I remember when Pluto got demoted from being a regular planet to a dwarf planet. Everyone got real upset. Why? I have no idea. The change in designation didn’t alter anyone’s life in any way. (Except that some old textbooks suddenly needed updates.) That’s some much needed perspective I’m trying to keep right now. Because for reasons I don’t understand, I’m strangely unsettled by National Geographic‘s announcement that it now recognizes a fifth ocean here on Earth.
Time to get a new world map? 🗺️— TODAY (@TODAYshow) June 10, 2021
National Geographic announced it would now officially recognize a fifth ocean called the Southern Ocean. 🌊 pic.twitter.com/A5OLwcFtb4
National Geographic has made the decision to formally recognize the Southern Ocean around Antarctica. (We first heard this news at TODAY.) They say geographers have debated if the waters around the continent “had enough unique characteristics” to warrant their own designation. Or if they were “simply cold, southern extensions of the Pacific, Atlantic, and Indian Oceans” nearby. Some scientists have already considered those waters its own ocean.
Ultimately, after “considering the change for years, National Geographic decided the waters that encircle Antarctica deserve their own formal designation. While the other four oceans “are defined by the continents that fence them in,” the Southern Ocean is defined by its currents. “Established roughly 34 million years ago,” the Antarctic Circumpolar Current (ACC) allow “for the unimpeded flow of water around the bottom of the Earth.”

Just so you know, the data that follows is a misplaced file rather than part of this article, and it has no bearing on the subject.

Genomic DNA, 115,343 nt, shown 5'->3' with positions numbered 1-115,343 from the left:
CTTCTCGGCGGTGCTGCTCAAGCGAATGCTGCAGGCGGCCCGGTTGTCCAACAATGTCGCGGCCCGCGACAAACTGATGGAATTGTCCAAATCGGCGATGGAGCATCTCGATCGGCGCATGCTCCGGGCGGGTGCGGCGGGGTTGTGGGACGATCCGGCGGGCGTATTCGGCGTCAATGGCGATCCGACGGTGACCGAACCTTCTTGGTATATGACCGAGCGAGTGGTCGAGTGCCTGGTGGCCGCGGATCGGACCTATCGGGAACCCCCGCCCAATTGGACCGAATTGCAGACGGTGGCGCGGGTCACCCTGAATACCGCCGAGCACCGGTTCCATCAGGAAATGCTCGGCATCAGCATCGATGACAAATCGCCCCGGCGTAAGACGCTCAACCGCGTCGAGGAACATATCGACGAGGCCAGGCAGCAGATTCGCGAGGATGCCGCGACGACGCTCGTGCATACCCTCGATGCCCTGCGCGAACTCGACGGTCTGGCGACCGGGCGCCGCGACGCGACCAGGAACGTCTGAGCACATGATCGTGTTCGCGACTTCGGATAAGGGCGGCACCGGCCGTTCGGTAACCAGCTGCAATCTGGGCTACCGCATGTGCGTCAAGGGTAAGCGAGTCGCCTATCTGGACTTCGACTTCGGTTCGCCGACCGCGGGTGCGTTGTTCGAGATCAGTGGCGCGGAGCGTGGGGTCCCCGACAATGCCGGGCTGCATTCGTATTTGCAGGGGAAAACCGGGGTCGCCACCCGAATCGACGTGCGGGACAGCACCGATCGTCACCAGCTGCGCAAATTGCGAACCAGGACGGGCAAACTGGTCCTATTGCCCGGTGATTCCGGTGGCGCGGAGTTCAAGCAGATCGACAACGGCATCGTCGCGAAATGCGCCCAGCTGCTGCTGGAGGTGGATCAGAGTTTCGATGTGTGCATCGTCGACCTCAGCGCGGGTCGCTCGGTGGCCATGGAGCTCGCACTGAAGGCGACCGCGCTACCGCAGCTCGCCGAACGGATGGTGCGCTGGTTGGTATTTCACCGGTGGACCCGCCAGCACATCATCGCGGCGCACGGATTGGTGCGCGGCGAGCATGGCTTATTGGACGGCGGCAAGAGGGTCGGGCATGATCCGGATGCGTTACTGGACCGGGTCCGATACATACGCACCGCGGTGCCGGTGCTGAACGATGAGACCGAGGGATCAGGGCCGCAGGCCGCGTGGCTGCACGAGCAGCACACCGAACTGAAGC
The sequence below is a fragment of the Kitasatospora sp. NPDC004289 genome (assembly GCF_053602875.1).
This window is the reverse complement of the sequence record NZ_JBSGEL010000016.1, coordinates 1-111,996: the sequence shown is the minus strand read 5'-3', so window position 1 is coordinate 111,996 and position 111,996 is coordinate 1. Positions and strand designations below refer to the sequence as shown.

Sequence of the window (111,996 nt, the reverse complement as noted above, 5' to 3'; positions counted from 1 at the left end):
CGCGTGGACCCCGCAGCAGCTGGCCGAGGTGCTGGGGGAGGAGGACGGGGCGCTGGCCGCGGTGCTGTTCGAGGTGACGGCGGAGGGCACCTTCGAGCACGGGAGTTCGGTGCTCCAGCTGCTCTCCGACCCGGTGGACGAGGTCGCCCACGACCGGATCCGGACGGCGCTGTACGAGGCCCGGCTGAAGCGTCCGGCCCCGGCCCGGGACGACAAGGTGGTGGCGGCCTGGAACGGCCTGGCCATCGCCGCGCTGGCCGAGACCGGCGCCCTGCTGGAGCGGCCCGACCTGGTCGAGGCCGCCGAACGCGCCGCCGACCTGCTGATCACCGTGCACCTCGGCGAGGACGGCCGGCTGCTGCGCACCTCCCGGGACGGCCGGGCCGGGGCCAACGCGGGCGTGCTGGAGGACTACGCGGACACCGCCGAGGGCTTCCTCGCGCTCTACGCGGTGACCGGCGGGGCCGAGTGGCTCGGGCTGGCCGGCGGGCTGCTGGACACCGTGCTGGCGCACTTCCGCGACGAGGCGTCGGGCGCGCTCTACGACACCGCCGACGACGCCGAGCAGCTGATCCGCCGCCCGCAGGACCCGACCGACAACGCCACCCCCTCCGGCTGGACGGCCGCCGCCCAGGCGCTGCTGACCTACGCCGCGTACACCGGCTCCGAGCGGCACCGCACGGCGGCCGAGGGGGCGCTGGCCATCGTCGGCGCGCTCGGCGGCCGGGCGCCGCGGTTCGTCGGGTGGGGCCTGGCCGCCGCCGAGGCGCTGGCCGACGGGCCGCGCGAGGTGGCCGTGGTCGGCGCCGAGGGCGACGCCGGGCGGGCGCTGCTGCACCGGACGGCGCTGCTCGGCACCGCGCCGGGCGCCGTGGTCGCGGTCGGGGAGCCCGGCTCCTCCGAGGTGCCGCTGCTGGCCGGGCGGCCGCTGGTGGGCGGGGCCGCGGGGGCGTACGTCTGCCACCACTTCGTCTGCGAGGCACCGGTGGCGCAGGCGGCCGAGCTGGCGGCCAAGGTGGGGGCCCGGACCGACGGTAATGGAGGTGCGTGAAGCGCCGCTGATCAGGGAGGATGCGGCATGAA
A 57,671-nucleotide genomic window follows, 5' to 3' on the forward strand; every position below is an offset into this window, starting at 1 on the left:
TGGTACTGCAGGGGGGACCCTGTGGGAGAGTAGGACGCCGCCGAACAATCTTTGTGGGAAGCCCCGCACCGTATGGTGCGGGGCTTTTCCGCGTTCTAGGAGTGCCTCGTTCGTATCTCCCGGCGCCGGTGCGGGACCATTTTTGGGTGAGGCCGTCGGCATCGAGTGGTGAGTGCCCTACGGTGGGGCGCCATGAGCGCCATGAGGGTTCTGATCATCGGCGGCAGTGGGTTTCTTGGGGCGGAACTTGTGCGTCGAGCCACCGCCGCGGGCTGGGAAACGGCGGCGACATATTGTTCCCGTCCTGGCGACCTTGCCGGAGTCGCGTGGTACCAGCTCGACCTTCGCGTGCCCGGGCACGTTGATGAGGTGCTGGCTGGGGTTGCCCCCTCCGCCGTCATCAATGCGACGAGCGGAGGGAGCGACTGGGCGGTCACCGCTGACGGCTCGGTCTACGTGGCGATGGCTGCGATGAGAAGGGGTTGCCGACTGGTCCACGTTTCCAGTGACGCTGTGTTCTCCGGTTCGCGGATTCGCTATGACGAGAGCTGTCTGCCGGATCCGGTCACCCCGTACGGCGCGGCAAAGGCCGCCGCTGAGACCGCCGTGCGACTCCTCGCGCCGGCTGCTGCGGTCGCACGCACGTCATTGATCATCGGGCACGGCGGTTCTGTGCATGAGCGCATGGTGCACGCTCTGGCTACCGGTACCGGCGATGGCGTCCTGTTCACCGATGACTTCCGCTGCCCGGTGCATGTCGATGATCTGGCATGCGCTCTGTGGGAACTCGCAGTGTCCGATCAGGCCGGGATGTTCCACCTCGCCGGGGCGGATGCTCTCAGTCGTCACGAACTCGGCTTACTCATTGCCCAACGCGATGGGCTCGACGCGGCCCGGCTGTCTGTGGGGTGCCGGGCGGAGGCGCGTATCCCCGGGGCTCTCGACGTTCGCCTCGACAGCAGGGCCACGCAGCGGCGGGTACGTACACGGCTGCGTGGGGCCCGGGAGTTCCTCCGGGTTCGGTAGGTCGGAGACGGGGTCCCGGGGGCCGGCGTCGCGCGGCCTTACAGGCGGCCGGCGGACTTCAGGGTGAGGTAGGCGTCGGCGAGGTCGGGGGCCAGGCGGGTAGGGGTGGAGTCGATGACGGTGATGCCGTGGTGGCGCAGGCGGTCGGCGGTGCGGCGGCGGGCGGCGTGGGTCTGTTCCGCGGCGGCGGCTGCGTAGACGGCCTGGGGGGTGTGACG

The Southern Ocean extends 60 degrees south latitude, minus the Drake Passage and Scotia Sea. Those waters are also “colder and slightly less salty” than its northern ocean brethren. But all visitors can appreciate what makes the area special.
“Anyone who has been there will struggle to explain what’s so mesmerizing about it, but they’ll all agree that the glaciers are bluer, the air colder, the mountains more intimidating, and the landscapes more captivating than anywhere else you can go,” said Seth Sykora-Bodie, a marine scientist at the National Oceanic and Atmospheric Administration (NOAA) and a National Geographic Explorer, in National Geographic’s announcement.
My whole life, I “knew” the world had four major oceans. Turns out that wasn’t true, despite what all the maps say. But since I am not a map-maker, I really shouldn’t care anymore than I do about Pluto’s status. But I do. Just not in the way I did originally. A fifth ocean is another part of our wonderful world to explore. And another reminder why we need to protect it from man-made pollution. Because if sea temperatures keep rising, we might not have a fifth ocean full of beautiful cold water for long.